NEW YORKState regulators and medical boards are adopting new pain management policies favorable to physicians and patients even at a time when drug abuse issues are at the forefront of national attention, according to policy researcher Aaron M. Gilson, PhD.
"Government and regulatory policy to encourage pain management in the United States has increased at a phenomenal rate," said Dr. Gilson, assistant director of the University of Wisconsin Comprehensive Cancer Center Pain & Policy Studies Group (PPSG), Madison.
The PPSG report Annual Review of State Pain Policies: 2001, released at a media briefing held by the American Medical Association, shows that state pain policies easing constraints on use of opioid analgesics are being adopted at a steady rate. In 1989, the PPSG identified only six state policies addressing appropriate use of controlled substances for pain; in 2001, there were more than 80 in 44 states.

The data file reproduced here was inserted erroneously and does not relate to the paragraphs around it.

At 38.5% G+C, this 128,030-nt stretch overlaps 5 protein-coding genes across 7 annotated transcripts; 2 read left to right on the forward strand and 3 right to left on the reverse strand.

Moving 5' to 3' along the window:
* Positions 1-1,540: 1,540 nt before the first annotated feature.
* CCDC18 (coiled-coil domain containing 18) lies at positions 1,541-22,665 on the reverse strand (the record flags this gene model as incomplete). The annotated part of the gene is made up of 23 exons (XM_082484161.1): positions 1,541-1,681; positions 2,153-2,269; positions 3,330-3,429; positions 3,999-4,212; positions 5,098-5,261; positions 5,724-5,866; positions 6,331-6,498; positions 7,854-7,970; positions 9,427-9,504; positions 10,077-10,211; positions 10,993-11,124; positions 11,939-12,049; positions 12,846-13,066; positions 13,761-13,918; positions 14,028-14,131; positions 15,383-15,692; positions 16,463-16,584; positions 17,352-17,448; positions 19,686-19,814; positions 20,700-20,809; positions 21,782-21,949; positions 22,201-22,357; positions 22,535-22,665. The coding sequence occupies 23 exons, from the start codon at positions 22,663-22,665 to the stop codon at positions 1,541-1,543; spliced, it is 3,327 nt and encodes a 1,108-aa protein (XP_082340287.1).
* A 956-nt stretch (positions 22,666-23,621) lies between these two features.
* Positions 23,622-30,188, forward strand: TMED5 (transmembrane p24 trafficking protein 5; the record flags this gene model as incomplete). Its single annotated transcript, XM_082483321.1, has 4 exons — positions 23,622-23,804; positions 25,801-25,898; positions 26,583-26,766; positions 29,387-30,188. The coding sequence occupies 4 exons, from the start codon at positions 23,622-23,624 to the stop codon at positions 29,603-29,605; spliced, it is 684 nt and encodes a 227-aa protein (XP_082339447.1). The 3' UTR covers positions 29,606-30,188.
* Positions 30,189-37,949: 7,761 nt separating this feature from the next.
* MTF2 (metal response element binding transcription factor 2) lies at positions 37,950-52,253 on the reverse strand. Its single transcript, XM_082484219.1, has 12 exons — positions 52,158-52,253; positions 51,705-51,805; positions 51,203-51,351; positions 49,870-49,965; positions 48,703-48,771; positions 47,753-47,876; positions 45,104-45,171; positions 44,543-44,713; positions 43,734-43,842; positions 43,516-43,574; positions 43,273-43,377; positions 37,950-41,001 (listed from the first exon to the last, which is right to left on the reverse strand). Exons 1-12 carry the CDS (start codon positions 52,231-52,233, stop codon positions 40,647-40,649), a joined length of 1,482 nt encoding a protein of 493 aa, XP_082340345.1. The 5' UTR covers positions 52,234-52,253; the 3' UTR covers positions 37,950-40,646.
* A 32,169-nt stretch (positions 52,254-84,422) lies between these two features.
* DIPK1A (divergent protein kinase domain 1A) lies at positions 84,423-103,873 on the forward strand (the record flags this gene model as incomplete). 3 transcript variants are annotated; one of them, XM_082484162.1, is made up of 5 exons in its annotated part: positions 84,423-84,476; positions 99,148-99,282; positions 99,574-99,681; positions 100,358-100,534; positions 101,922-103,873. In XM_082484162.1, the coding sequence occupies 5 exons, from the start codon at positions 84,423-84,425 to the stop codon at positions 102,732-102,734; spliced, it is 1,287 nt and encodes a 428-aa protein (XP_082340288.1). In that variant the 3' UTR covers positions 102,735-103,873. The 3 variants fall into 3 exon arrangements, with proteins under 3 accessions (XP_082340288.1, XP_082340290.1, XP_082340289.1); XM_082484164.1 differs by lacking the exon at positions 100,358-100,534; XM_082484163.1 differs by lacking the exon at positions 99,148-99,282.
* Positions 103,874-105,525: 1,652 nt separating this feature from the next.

"It appears that state health care regulatory boards continue to recognize that pain management needs to be encouraged, that physician concerns about investigation and discipline do need to be addressed, and that effective patient care needs to be maximized," said Dr. Gilson, describing the findings of the report.
Notably, the 2001 review showed that, for the first time, policies are being drafted that contain explicit statements that efforts to control drug abuse and diversion must not interfere with patient care. "We are especially pleased to see that West Virginia had such a policy in 2001, despite this state being involved in recent drug abuse issues," Dr. Gilson said.
In addition, the PPSG did not identify any "panic policies" developed in 2001in other words, policies designed to address the drug abuse issue but instead result in restrictions in the use of these substances for the treatment of pain.
However, according to Dr. Gilson, many policies contain language that can impede pain management. "They contain language that can restrict medical decisions, increase physician concerns about regulatory scrutiny, and, ultimately, impede patient access to effective pain relief," he noted. Only two statesAlabama and Mainedo not have any regulatory policies with restrictive language.